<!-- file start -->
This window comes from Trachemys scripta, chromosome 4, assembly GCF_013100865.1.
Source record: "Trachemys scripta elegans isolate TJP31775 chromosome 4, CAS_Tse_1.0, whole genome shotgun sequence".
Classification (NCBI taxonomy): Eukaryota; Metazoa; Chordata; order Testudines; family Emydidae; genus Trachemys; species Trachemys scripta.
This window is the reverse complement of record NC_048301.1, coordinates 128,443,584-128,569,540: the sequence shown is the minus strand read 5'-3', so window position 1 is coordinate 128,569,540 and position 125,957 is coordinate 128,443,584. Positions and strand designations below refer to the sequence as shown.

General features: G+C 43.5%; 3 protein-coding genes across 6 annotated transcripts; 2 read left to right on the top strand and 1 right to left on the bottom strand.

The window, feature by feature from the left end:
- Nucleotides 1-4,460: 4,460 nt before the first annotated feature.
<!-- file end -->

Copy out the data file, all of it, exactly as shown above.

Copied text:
This window comes from Trachemys scripta, chromosome 4, assembly GCF_013100865.1.
Source record: "Trachemys scripta elegans isolate TJP31775 chromosome 4, CAS_Tse_1.0, whole genome shotgun sequence".
Classification (NCBI taxonomy): Eukaryota; Metazoa; Chordata; order Testudines; family Emydidae; genus Trachemys; species Trachemys scripta.
This window is the reverse complement of record NC_048301.1, coordinates 128,443,584-128,569,540: the sequence shown is the minus strand read 5'-3', so window position 1 is coordinate 128,569,540 and position 125,957 is coordinate 128,443,584. Positions and strand designations below refer to the sequence as shown.

General features: G+C 43.5%; 3 protein-coding genes across 6 annotated transcripts; 2 read left to right on the top strand and 1 right to left on the bottom strand.

The window, feature by feature from the left end:
- Nucleotides 1-4,460: 4,460 nt before the first annotated feature.